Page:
In the meeting with Gus, just like last episode in the season with Skyler and Saul, Walter barely speaks. He’s trying to protect Jesse but he’s not speaking up for him. This is also the first time Jesse meets Gus. It’s clear that Gus has different ideas about how to deal with Jesse but is making a concession for Walt. As much as Jesse’s kinda being an asshole here, maybe rightfully so but still, I like that he stands up to Gus here. He says no, it’s not okay for these guys to use kids like this. If I were Jesse, I wouldn’t feel safe at all after this meeting.
Worse, he feels betrayed by Walt and then Walt drives him back to his car on Combo’s corner, and there’s Tomas. Walt is talking a bit too much as always, rationalizing, trying to make himself feel better. He does the same thing later when he’s trying to call Jesse. Walt will always find a way to make whatever he does seem right. And in some ways, he was trying to do right by Jesse.
Good to know, if you need to get someone out of the hospital, a handjob is the way to go. Great scene, hilarious. It was also a great scene earlier when Hank was being such a grouch and Jr was calling him on it. Oh and my favorite moment of the earlier scene is when Marie asks if Jr has been playing cards with his father. In the handjob scene, Hank tells Marie she has “one minute,” a callback to a few episodes back?
And then those two dealers, they break their end of the bargain and kill Tomas. Andrea is so good in this scene, portraying all the grief and horror of what happened to her brother, bringing home how senseless this act is, how horrible. We’ve seen a lot of things on this show, and this kid isn’t exactly innocent, but murdering a kid is a whole new level, something way beyond the level of things Walt and co. would do. There’s a lot of red and blue in this scene–Brock was wearing blue, Andrea’s wearing red, and the flashing red and blue lights of the police car.
That Jeopardy! clip, of course, has a question (or rather answer) about Walt Whitman.
Once Walt sees the news report, he puts it all together. He knows exactly what Jesse will do. So he leaves the dinner table with barely any explanation. This is set up perfectly earlier in the episode when Walt had to negotiate for dinners with the family. That early scene set up the stakes, how important this is to Walt. He’s going to let Skyler be his Danny, much as he doesn’t want her involved (though again, she makes a really good argument for why they need a believable story), for some of these family dinners. So it’s not nothing when he walks away from that to go save Jesse.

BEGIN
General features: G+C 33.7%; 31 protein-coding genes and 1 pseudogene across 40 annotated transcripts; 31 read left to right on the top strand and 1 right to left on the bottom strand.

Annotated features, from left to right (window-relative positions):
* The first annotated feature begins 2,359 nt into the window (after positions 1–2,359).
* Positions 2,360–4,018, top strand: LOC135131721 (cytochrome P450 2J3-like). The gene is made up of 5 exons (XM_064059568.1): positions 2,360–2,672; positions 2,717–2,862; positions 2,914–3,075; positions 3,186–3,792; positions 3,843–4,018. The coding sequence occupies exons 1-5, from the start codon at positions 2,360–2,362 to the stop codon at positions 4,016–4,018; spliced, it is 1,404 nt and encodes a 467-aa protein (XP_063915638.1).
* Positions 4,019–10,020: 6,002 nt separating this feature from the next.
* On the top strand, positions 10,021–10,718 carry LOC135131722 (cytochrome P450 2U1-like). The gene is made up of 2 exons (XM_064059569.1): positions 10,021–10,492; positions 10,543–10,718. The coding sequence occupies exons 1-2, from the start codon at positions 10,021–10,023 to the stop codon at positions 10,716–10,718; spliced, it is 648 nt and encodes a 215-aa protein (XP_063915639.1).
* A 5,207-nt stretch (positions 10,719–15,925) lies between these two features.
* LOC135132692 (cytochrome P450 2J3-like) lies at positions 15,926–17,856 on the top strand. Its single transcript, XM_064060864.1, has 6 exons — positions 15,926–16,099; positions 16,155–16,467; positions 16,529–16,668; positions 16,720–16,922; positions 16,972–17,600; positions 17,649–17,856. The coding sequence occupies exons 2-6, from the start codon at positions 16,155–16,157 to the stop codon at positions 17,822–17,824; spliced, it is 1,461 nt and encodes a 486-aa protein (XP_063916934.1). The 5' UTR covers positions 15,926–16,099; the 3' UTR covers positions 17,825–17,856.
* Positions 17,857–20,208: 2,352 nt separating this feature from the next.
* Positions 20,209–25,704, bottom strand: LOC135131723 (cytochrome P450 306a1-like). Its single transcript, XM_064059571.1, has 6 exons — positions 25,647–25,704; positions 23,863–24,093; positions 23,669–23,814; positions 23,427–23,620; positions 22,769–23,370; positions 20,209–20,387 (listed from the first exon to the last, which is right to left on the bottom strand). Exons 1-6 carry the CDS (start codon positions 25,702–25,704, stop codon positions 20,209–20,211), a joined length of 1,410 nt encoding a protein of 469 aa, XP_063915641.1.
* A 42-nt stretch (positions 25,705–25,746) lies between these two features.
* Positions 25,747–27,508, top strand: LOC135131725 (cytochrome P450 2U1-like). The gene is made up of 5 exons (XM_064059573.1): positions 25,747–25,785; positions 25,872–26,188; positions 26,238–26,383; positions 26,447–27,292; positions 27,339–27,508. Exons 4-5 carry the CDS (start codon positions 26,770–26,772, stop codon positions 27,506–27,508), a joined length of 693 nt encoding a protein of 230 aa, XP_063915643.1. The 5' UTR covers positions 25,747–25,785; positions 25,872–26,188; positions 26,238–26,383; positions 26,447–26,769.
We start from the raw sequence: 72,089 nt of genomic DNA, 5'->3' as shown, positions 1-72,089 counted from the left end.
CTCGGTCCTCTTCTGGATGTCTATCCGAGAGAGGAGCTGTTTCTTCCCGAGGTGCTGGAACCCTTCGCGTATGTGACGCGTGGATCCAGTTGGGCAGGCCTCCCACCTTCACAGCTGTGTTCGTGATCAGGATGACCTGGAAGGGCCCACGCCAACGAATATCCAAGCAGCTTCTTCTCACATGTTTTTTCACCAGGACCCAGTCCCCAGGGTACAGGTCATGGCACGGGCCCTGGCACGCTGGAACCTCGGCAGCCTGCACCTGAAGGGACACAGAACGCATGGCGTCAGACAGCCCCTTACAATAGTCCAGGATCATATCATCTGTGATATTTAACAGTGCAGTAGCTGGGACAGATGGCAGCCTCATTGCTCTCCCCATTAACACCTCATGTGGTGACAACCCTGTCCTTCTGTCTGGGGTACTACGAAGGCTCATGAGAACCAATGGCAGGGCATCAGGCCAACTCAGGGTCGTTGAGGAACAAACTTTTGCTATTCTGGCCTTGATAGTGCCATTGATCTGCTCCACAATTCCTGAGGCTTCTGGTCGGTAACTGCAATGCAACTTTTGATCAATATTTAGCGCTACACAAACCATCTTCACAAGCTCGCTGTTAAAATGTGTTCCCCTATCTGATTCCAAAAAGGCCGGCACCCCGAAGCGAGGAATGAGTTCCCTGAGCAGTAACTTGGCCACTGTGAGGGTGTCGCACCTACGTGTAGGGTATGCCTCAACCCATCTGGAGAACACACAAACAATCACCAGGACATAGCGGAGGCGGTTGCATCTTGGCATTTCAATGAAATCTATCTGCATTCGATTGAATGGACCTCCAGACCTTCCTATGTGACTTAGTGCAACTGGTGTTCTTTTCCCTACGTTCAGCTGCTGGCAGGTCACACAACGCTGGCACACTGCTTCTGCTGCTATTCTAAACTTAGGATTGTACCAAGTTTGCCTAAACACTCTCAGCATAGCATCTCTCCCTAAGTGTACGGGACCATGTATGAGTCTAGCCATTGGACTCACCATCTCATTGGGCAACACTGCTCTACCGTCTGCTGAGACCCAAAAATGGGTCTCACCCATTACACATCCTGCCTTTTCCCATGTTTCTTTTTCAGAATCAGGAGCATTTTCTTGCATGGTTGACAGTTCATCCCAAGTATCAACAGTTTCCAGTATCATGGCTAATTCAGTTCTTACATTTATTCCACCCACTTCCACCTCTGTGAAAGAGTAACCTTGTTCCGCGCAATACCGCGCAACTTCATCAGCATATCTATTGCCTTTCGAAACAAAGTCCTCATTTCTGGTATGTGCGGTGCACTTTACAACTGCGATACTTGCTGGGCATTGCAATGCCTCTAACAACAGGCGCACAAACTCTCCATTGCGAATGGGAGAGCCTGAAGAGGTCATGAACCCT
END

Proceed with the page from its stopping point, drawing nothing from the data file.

The end of this episode is just…perfect. The darkness, the colors, how everything slows down from Jesse doing meth, to the walking, to the drawing of guns. Jesse doesn’t care, he has too much rage over what those dealers did that I don’t even think he cares if he dies. The framing shows just how overpowered he will be. All of these moments linger long and slow, just creating this wonderful burn. And then Heisenberg drives up all fast (great contrast to the slowness), and murders the two dealers. Walt is in fact a murderer.
But of course, as with everyone Walt has killed so far in the series, he has good reason. He’s saving Jesse’s life. But more than that, he’s saving Jesse’s soul. Walt has already given up so many pieces of his to be in this business, to survive, to make tough decisions, but Jesse hasn’t. Jesse, for a criminal, still has a fair amount of innocence. Walt’s not just saving Jesse from getting killed but also from becoming a killer. Walt has a lot of loyalty to Jesse.
This is NOT going to go over well with Gus. “Run,” Walt says, and Jesse better.
The next episode, OMG, just one of my absolute favorites, the only one I’ve just watched on repeat. So good, and this one perfectly sets it all up.
- Breaking Bad Episode 311 “Abiquiu”
- Breaking Bad Episode 310 “Fly”
- Breaking Bad Episode 309 “Kafkaesque”
- Breaking Bad Episode 208 “I See You”
- Breaking Bad Episode 307 “One Minute”
- Breaking Bad Episode 306 “Sunset”
- Breaking Bad Episode 305 “Mas”
- Breaking Bad Episode 304 “Green Light”
- Breaking Bad Episode 303 “I.F.T.”
- Breaking Bad Episode 302 “Caballo Sin Nombre”
- Breaking Bad Episode 301 “No Mas”
- Breaking Bad Season 2 Episode Posts
- Breaking Bad Season 1 Episode Posts
- “Half Measures” Insider Podcast
- Weak Interactions – The Science of Breaking Bad: Half Measures
- Tim Goodman – Bastard Machine Deconstruction” Half Measures